The challenges of PRI for private equity

Private equity fund managers face significant challenges in raising capital to invest in emerging and frontier markets. Private investors are uneasy about unpredictable losses due to political risks associated with emerging markets, such as government interference, discriminatory changes in regulations, currency exchange restrictions, and political violence.

Avoidance of overseas assets means firms are missing out on substantial business opportunities—investments that could be less risky if more firms leveraged political risk insurance.

While PRI offers a way to invest more confidently in emerging markets, few private equity firms have taken advantage of the insurance. One reason is the fact that many risk managers at PE firms have had limited awareness of the utility – or even the existence – of PRI. And those investors who are aware of PRI perceive it as too expensive for the value it provides, impeding its use by private equity firms as a risk transfer solution.

Investing in PRI for global economic health

A recent independent study by S&P Global, commissioned by Marsh Specialty, helps demonstrate the value of political risk insurance. According to the report, “using PRI has measurable positive financial impacts — by way of reducing certain components of the country risk premium, which in turn decreases the discount rate used for valuing project cash flows. A lower discount rate then can feed directly into improving the net present value of the project, in some cases by a significant margin, depending on project location and specifics. By tempering the impact of political risk events on the future cash flows of the insured project, volatility and country risk can be measurably improved, in some cases resulting in a multiple notch improvement in adjusted country risk ratings for the project or an enhanced internal rate of return (IRR) of as much as 5% in the cases examined.”

Insurers such as Liberty Mutual have also been able to reduce the costs associated with PRI by sharpening their risk analyses of both the industry and the region in which the firm is investing.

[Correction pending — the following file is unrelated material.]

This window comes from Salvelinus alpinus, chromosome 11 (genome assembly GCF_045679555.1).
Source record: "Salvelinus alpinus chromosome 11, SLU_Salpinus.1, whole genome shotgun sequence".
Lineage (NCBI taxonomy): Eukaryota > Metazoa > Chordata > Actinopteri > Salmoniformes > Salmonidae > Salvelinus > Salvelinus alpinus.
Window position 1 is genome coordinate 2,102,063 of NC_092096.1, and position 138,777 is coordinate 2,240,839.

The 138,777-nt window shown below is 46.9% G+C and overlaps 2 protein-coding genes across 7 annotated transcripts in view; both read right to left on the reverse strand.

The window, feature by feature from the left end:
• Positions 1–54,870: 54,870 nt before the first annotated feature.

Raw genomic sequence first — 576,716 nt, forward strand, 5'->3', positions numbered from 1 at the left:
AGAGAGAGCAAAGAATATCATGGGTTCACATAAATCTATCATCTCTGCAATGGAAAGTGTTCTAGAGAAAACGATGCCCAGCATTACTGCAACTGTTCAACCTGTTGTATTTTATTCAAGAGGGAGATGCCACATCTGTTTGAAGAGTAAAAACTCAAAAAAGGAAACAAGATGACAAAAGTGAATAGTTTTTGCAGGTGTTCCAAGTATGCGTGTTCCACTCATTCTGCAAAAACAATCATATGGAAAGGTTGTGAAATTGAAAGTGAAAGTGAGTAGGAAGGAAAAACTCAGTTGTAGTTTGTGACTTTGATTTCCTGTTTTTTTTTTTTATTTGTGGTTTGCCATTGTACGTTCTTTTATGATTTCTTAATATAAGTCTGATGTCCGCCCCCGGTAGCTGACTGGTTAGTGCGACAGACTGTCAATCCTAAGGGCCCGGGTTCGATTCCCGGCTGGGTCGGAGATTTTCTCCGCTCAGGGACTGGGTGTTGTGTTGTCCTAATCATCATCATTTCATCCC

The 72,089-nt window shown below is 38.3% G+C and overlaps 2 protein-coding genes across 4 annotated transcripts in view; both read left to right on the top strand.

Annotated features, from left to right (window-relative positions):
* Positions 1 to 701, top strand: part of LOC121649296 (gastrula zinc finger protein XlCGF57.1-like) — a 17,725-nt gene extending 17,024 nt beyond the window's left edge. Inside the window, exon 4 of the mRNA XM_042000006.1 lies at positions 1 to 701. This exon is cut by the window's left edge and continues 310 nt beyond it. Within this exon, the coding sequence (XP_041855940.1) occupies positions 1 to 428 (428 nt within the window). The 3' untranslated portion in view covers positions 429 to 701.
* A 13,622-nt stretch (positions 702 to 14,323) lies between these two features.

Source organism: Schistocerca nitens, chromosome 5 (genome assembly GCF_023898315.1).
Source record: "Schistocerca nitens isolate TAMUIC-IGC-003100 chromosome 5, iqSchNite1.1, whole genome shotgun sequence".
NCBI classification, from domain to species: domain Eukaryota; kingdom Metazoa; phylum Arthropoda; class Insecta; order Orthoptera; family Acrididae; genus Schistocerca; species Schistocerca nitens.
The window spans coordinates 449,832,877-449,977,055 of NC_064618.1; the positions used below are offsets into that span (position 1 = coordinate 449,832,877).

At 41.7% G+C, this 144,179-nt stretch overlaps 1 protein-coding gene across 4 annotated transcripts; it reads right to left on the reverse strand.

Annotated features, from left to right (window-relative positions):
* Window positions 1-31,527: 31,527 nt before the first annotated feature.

That’s where insurance experts, like those at Liberty Specialty Markets’ Financial Risk Solutions team, have a vital role to play. “Our political risk and non-payment insurance underwriters and analysts can provide protection from risks such as expropriation, other government interventions, political violence, and credit default, and significantly decrease the Country Risk Premium of investors in emerging markets” says Alexandre Egnell, head of North America, Financial Risk Solutions.

With a better understanding of the benefits of PRI and by working with insurance partners that have expertise in developing PRI solutions, risk managers in the private equity space can help their firms pursue opportunities more confidently in developing countries that they might not have considered previously.

Want to learn more about how Liberty Mutual harnesses its political risk underwriting and a data-driven approach to mitigate your overseas investment risk? For more information, visit our pages for political risk and private equity.

This website is general in nature, and is provided as a courtesy to you. Information is accurate to the best of Liberty Mutual’s knowledge, but companies and individuals should not rely on it to prevent and mitigate all risks as an explanation of coverage or benefits under an insurance policy. Consult your professional advisor regarding your particular facts and circumstance. By citing external authorities or linking to other websites, Liberty Mutual is not endorsing them.